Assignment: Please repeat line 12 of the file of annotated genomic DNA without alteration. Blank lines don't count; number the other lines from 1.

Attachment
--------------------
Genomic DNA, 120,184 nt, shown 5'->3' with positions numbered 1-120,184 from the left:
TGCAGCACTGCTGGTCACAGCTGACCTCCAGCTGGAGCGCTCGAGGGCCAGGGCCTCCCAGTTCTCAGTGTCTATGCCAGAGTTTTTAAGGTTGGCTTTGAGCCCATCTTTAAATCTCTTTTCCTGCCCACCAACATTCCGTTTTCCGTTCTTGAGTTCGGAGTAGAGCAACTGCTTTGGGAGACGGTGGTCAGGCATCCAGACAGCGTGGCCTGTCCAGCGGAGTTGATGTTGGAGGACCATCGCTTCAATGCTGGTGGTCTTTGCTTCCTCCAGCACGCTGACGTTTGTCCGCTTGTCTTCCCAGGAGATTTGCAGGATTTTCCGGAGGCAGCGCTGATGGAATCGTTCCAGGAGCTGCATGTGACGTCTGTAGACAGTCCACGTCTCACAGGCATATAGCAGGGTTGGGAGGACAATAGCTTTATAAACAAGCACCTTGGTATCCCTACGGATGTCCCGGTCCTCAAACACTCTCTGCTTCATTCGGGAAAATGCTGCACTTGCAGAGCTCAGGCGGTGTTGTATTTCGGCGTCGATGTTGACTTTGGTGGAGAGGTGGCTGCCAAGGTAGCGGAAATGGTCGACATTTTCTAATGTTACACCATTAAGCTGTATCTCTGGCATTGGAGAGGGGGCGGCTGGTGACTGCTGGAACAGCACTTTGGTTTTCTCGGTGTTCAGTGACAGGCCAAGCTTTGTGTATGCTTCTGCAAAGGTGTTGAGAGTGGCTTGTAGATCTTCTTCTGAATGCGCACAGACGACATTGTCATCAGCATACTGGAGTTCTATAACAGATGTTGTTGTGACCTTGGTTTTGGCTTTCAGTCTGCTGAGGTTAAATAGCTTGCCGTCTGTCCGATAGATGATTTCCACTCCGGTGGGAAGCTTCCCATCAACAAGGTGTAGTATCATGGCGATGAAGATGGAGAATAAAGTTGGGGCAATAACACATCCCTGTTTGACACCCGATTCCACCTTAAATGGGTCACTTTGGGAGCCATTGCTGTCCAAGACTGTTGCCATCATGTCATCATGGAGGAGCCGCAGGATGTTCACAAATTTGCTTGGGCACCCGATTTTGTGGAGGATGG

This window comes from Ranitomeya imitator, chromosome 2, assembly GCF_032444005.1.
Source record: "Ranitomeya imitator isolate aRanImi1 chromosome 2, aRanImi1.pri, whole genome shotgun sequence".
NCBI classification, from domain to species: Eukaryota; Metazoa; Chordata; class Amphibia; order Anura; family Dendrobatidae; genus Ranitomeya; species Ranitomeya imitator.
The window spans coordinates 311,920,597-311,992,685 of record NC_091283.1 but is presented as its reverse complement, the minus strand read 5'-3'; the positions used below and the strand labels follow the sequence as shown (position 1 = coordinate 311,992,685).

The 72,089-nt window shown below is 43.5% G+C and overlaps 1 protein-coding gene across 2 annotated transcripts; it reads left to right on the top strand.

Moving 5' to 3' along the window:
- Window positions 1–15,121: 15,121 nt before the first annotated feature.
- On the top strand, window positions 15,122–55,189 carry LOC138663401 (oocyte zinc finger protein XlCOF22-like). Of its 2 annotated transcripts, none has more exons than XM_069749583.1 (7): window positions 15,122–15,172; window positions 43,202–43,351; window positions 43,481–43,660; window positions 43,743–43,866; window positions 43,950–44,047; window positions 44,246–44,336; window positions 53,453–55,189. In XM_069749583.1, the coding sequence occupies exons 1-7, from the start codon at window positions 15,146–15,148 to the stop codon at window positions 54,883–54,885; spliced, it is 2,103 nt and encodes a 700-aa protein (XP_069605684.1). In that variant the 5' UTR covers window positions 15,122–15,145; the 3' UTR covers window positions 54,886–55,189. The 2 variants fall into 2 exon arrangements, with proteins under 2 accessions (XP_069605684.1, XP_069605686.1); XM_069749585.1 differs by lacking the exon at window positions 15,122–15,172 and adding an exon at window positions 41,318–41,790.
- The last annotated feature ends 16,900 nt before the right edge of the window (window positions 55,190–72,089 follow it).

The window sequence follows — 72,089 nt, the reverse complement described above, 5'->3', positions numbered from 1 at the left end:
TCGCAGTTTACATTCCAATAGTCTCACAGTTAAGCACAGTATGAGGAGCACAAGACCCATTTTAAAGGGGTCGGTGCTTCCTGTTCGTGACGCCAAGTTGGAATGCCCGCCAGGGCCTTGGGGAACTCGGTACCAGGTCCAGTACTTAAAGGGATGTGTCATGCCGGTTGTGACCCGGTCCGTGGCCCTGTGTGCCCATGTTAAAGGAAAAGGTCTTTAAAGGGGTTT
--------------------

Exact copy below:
The window sequence follows — 72,089 nt, the reverse complement described above, 5'->3', positions numbered from 1 at the left end: